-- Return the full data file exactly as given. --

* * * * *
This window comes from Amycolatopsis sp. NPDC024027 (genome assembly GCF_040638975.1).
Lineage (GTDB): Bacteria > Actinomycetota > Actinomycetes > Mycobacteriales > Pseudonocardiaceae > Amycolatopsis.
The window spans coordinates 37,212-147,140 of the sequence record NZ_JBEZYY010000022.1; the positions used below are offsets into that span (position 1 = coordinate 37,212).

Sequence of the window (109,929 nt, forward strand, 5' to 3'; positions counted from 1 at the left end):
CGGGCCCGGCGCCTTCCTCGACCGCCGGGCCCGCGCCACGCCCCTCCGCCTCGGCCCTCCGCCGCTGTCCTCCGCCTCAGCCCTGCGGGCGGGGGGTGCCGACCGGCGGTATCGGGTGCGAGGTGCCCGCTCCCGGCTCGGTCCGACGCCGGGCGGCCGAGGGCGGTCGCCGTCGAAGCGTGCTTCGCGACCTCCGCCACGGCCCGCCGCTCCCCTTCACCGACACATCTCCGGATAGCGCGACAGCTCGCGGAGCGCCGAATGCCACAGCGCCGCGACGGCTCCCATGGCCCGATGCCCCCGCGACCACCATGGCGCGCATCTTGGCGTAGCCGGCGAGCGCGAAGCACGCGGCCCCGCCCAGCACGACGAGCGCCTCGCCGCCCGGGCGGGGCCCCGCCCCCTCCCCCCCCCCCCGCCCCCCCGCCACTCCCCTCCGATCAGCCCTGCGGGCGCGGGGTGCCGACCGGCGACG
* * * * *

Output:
This window comes from Amycolatopsis sp. NPDC024027 (genome assembly GCF_040638975.1).
Lineage (GTDB): Bacteria > Actinomycetota > Actinomycetes > Mycobacteriales > Pseudonocardiaceae > Amycolatopsis.
The window spans coordinates 37,212-147,140 of the sequence record NZ_JBEZYY010000022.1; the positions used below are offsets into that span (position 1 = coordinate 37,212).

Sequence of the window (109,929 nt, forward strand, 5' to 3'; positions counted from 1 at the left end):
CGGGCCCGGCGCCTTCCTCGACCGCCGGGCCCGCGCCACGCCCCTCCGCCTCGGCCCTCCGCCGCTGTCCTCCGCCTCAGCCCTGCGGGCGGGGGGTGCCGACCGGCGGTATCGGGTGCGAGGTGCCCGCTCCCGGCTCGGTCCGACGCCGGGCGGCCGAGGGCGGTCGCCGTCGAAGCGTGCTTCGCGACCTCCGCCACGGCCCGCCGCTCCCCTTCACCGACACATCTCCGGATAGCGCGACAGCTCGCGGAGCGCCGAATGCCACAGCGCCGCGACGGCTCCCATGGCCCGATGCCCCCGCGACCACCATGGCGCGCATCTTGGCGTAGCCGGCGAGCGCGAAGCACGCGGCCCCGCCCAGCACGACGAGCGCCTCGCCGCCCGGGCGGGGCCCCGCCCCCTCCCCCCCCCCCCGCCCCCCCGCCACTCCCCTCCGATCAGCCCTGCGGGCGCGGGGTGCCGACCGGCGACG